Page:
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Zero Padding to the Right of the Decimal

by Anonymous Monk
on Jan 15, 2004 at 16:09 UTC ( #321592=perlquestion: print w/ replies, xml ) Need Help??
Anonymous Monk has asked for the wisdom of the Perl Monks concerning the following question:

Fellow Monks:
The following code results in a loss of zero padding to the right of the decimal.
code snippet below:
my $i=0; while ($i <=100){ $i=sprintf("%3.2f",$i); $i=$i+0.01; print "$i\n"; }
Snippet of the Actual Output:
99.9 99.91 99.92 99.93 99.94 99.95 99.96 99.97 99.98 99.99 100
What I would like to see is:
99.90 99.91 99.92 99.93 99.94 99.95 99.96 99.97 99.98 99.99 100.00
What subtlety am I missing?
I am running Active Perl 5.8.2 Build 808 on Windows 2000.
Thanks.

Comment on Zero Padding to the Right of the Decimal
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Re: Zero Padding to the Right of the Decimal
by davido (Archbishop) on Jan 15, 2004 at 16:17 UTC
    You just have the order of things mixed up a little. Here's what you have:

    my $i=0; while ($i <=100){ $i=sprintf("%3.2f",$i); $i=$i+0.01; print "$i\n"; }

    So you turn $i into a string with padding, and then you increment by 0.01, which causes Perl to coerce the string into a number. At that point, string formatting is lost, and you get Perl's default numeric formatting. You could correct the problem by eliminating the sprintf and turning your print into printf, or simply increment $i before the sprintf statement instead of after, so that the effect sprintf has of coercing a value into a string isn't lost prior to the print.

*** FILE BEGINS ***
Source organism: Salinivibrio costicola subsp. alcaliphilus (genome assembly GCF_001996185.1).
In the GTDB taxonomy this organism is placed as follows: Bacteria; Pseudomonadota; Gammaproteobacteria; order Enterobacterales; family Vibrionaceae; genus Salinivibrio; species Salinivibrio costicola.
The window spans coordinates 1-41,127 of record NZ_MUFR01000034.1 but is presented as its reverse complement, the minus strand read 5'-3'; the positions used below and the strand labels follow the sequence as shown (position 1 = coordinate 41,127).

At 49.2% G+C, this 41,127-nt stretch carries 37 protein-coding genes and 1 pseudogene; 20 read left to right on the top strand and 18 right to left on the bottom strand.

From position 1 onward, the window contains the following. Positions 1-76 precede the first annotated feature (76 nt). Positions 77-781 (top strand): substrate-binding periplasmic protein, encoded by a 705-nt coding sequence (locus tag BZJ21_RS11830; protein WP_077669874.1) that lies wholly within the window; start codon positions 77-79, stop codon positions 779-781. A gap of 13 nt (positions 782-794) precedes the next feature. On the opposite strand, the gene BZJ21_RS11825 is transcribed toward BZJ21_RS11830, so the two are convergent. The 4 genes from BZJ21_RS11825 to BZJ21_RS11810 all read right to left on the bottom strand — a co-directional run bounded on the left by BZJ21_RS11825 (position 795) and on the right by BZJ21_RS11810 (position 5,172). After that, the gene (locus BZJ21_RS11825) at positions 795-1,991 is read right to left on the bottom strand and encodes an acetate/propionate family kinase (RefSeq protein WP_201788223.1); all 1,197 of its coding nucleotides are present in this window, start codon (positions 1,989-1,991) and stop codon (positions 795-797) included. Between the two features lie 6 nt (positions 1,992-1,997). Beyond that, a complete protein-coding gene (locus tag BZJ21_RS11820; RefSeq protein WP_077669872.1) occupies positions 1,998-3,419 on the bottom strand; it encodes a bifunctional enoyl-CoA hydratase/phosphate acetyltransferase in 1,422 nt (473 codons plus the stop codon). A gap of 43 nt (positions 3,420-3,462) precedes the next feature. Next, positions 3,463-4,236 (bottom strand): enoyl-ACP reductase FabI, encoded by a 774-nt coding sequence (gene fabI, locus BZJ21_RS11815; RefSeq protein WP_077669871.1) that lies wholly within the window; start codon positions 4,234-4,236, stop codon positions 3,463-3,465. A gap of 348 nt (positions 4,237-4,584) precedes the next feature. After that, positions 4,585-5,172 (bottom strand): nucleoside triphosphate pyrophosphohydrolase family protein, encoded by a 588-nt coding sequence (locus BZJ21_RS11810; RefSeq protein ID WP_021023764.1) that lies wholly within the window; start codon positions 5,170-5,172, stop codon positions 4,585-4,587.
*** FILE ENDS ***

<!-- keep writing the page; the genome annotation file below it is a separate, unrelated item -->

Smile! Most languages don't even let you coerce strings into numeric values, and back again, without using two different variables and a conversion function. Perl does its best at Doing What You Mean.

    Hope this helps.


    Dave

      Although I knew the answer to this one (believe me they are far and few between, but I keep trying ;-}), the above node is OUTSTANDING. ++ to you davido. I wish more monks took the time to answer like this.

      Paulster2

Re: Zero Padding to the Right of the Decimal
by jmcnamara (Monsignor) on Jan 15, 2004 at 16:19 UTC

    On this line you are converting the number to a string:
    $i=sprintf("%3.2f",$i);
    But on the following line you convert it back to a number*:
    $i=$i+0.1;
    So either do the increment before you do the sprintf or else just use printf:
    printf "%3.2f\n", $i;

    --
    John.

    * Internally it will be both a number and a string.

      I agree whole-heartedly, the number probably shouldn't be baked into a format until you plan to display it. <insert standard disclaimer about being appropriate for the rest of your script and your coding style>

      So it might look like this with only one print/printf/sprintf:

      my $i=0; while ($i <=100){ $i=$i+0.01; printf("%3.2f\n",$i); }

      -Kurt

        Just one more thing, how about this:

        printf( "%3.2f\n" , ($i + 0.01) );

        Instead of the two lines above?



        ($_='kkvvttuubbooppuuiiffssqqffssmmiibbddllffss')
        =~y~b-v~a-z~s; print
Re: Zero Padding to the Right of the Decimal
by Anonymous Monk on Jan 15, 2004 at 17:41 UTC
    Excellent!
    I knew it had to be a subtlety!
    Thank you all for your Wisdom ! :)
Re: Zero Padding to the Right of the Decimal
by revdiablo (Prior) on Jan 15, 2004 at 22:03 UTC

    One thing I did not see mentioned in the preceeding answers to your question is that the 3 in %3.2f is pointless. Perhaps you were attempting to pad the LHS of the decimal to 3 places? This would be accomplished with %6.2f. Note that the number to left of the decimal is how much to pad the entire thing, not just the LHS.

    Also, not to toot my own horn, but the entire construct can be reduced to a single line of code:

        printf "%6.2f\n", $_/100 for 0 .. 100*100;

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